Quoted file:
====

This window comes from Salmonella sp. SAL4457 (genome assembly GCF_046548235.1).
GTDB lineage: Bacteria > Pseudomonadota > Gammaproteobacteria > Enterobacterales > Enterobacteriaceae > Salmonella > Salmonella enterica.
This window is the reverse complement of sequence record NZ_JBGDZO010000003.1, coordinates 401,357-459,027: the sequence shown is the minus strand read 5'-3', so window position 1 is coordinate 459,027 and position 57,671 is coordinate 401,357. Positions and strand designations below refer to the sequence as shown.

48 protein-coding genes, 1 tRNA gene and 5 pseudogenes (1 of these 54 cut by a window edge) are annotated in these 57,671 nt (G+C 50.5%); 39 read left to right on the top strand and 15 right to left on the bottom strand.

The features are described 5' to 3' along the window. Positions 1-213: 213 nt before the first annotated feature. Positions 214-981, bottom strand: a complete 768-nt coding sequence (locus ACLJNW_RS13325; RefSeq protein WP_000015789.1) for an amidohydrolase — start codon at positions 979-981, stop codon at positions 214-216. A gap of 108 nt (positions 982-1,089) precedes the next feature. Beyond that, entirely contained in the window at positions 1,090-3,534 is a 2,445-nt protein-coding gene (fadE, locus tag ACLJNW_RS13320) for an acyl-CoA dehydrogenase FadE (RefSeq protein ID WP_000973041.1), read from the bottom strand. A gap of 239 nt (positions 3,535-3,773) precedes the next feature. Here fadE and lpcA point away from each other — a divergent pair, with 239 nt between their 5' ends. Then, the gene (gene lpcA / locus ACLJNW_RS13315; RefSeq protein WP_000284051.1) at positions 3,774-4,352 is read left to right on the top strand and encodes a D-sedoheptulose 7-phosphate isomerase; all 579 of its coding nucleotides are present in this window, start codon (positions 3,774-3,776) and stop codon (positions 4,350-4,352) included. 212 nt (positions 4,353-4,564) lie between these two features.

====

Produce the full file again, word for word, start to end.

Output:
This window comes from Salmonella sp. SAL4457 (genome assembly GCF_046548235.1).
GTDB lineage: Bacteria > Pseudomonadota > Gammaproteobacteria > Enterobacterales > Enterobacteriaceae > Salmonella > Salmonella enterica.
This window is the reverse complement of sequence record NZ_JBGDZO010000003.1, coordinates 401,357-459,027: the sequence shown is the minus strand read 5'-3', so window position 1 is coordinate 459,027 and position 57,671 is coordinate 401,357. Positions and strand designations below refer to the sequence as shown.

48 protein-coding genes, 1 tRNA gene and 5 pseudogenes (1 of these 54 cut by a window edge) are annotated in these 57,671 nt (G+C 50.5%); 39 read left to right on the top strand and 15 right to left on the bottom strand.

The features are described 5' to 3' along the window. Positions 1-213: 213 nt before the first annotated feature. Positions 214-981, bottom strand: a complete 768-nt coding sequence (locus ACLJNW_RS13325; RefSeq protein WP_000015789.1) for an amidohydrolase — start codon at positions 979-981, stop codon at positions 214-216. A gap of 108 nt (positions 982-1,089) precedes the next feature. Beyond that, entirely contained in the window at positions 1,090-3,534 is a 2,445-nt protein-coding gene (fadE, locus tag ACLJNW_RS13320) for an acyl-CoA dehydrogenase FadE (RefSeq protein ID WP_000973041.1), read from the bottom strand. A gap of 239 nt (positions 3,535-3,773) precedes the next feature. Here fadE and lpcA point away from each other — a divergent pair, with 239 nt between their 5' ends. Then, the gene (gene lpcA / locus ACLJNW_RS13315; RefSeq protein WP_000284051.1) at positions 3,774-4,352 is read left to right on the top strand and encodes a D-sedoheptulose 7-phosphate isomerase; all 579 of its coding nucleotides are present in this window, start codon (positions 3,774-3,776) and stop codon (positions 4,350-4,352) included. 212 nt (positions 4,353-4,564) lie between these two features.